All of the dogs that Sheena and Donna met were absolutely lovely dogs. They have all learned to socialise well with other dogs as well as with people, as this is how they have managed to survive. It is heartbreaking to see these dogs struggling to live. The shelter organiser struggles to run the place with only one other full time helper and several volunteers who come and go. Between them they are trying to look after over 600 dogs, and the organiser never takes a day off, she hardly even takes a couple of hours off. She feels such a responsibility to help these dogs. When she does leave the shelter, it is to visit local schools to try and educate Greek children so that there can be a better future for the Greek dogs. In the meantime, all we can do is try to find homes for as many as possible, and encourage neutering programs to try and reduce the numbers of unwanted strays. A vet could spend several months there, just treating the injured and sick dogs.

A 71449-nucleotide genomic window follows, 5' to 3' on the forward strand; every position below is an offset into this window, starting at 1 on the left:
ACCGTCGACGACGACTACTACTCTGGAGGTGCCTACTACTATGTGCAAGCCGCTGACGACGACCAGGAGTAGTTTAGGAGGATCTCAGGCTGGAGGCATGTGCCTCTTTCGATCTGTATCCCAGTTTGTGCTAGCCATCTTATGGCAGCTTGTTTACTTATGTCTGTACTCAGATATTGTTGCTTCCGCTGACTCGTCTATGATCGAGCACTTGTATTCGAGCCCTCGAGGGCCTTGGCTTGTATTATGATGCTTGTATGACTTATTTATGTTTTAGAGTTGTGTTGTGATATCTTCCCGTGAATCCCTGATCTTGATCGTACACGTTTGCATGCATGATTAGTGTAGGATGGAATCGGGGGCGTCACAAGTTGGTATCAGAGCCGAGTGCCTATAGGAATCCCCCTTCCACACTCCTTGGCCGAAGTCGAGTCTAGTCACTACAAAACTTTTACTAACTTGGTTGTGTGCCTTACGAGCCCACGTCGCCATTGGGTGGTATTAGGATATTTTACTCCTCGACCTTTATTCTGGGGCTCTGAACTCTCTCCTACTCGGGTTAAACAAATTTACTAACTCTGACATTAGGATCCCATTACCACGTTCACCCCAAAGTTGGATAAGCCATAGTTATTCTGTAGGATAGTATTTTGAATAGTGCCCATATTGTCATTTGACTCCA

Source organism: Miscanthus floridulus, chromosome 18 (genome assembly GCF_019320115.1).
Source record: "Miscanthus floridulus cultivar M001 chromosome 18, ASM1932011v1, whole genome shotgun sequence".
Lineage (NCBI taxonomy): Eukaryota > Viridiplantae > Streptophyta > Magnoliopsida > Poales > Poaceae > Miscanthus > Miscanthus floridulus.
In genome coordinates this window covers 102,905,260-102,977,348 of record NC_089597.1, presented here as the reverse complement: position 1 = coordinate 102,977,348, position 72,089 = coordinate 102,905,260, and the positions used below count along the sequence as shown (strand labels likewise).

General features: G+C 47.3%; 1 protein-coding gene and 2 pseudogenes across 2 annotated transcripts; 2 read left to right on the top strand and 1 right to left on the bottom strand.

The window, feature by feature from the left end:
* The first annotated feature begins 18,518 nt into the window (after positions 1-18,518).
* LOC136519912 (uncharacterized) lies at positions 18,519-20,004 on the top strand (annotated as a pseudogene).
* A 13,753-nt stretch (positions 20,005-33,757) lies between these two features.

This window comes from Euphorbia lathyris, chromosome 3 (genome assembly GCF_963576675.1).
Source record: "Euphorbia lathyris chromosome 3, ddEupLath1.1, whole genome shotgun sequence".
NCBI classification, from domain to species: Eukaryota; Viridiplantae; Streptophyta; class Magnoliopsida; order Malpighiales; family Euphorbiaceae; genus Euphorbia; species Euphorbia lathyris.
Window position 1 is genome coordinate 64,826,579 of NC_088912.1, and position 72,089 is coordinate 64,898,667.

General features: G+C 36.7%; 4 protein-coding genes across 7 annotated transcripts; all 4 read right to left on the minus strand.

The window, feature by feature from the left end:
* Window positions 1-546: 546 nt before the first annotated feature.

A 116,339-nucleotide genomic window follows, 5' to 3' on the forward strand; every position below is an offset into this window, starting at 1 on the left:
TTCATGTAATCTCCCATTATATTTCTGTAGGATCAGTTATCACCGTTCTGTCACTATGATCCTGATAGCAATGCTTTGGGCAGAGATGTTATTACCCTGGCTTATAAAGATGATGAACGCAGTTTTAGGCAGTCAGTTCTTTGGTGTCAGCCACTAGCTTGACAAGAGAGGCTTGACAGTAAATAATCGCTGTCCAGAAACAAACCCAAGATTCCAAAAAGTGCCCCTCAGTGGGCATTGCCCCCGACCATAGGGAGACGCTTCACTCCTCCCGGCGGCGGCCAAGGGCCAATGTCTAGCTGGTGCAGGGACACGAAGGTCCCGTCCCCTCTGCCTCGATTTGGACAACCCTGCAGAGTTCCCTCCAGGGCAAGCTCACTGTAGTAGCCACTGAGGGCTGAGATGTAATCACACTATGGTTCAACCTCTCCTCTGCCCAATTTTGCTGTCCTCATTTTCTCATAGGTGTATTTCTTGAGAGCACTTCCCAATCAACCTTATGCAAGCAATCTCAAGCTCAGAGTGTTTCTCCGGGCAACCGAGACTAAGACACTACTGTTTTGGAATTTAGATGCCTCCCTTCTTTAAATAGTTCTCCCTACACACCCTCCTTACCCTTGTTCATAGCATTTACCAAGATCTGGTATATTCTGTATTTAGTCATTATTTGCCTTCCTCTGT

We would like to send a huge thanks to our clients who donated a lot of money again, to help cover the cost of drugs for our trip. Sheena and Simon always make up any shortfall, and one kind client even gave 400Euros which helped locally in covering costs and they were able to leave enough money with the shelter to buy another large pallet of food. Sheena and Donna left Greece feeling both mentally and physically exhausted, but feeling it had been another worthwhile trip.